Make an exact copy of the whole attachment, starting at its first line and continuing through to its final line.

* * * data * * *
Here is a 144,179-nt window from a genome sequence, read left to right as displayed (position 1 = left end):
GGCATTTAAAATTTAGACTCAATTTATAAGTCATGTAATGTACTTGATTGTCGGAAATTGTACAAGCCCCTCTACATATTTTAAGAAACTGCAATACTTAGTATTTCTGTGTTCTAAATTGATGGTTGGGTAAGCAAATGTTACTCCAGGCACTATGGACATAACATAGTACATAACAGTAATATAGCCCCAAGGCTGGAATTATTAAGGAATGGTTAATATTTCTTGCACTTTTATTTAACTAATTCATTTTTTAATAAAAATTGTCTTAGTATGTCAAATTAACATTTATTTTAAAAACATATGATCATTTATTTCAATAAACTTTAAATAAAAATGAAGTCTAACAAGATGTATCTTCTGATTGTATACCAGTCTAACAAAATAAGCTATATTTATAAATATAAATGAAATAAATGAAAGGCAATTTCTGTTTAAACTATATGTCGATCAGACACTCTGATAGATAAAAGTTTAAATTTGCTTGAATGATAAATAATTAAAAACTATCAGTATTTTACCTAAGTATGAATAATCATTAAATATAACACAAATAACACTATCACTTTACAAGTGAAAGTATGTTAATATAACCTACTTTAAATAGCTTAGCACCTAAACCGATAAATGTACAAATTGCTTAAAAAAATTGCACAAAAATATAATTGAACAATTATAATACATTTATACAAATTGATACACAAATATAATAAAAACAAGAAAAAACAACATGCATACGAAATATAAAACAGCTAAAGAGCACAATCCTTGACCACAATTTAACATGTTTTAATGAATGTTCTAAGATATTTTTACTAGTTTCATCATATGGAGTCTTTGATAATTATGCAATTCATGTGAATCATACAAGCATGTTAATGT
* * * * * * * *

Here is a 144,179-nt window from a genome sequence, read left to right as displayed (position 1 = left end):
GGCATTTAAAATTTAGACTCAATTTATAAGTCATGTAATGTACTTGATTGTCGGAAATTGTACAAGCCCCTCTACATATTTTAAGAAACTGCAATACTTAGTATTTCTGTGTTCTAAATTGATGGTTGGGTAAGCAAATGTTACTCCAGGCACTATGGACATAACATAGTACATAACAGTAATATAGCCCCAAGGCTGGAATTATTAAGGAATGGTTAATATTTCTTGCACTTTTATTTAACTAATTCATTTTTTAATAAAAATTGTCTTAGTATGTCAAATTAACATTTATTTTAAAAACATATGATCATTTATTTCAATAAACTTTAAATAAAAATGAAGTCTAACAAGATGTATCTTCTGATTGTATACCAGTCTAACAAAATAAGCTATATTTATAAATATAAATGAAATAAATGAAAGGCAATTTCTGTTTAAACTATATGTCGATCAGACACTCTGATAGATAAAAGTTTAAATTTGCTTGAATGATAAATAATTAAAAACTATCAGTATTTTACCTAAGTATGAATAATCATTAAATATAACACAAATAACACTATCACTTTACAAGTGAAAGTATGTTAATATAACCTACTTTAAATAGCTTAGCACCTAAACCGATAAATGTACAAATTGCTTAAAAAAATTGCACAAAAATATAATTGAACAATTATAATACATTTATACAAATTGATACACAAATATAATAAAAACAAGAAAAAACAACATGCATACGAAATATAAAACAGCTAAAGAGCACAATCCTTGACCACAATTTAACATGTTTTAATGAATGTTCTAAGATATTTTTACTAGTTTCATCATATGGAGTCTTTGATAATTATGCAATTCATGTGAATCATACAAGCATGTTAATGT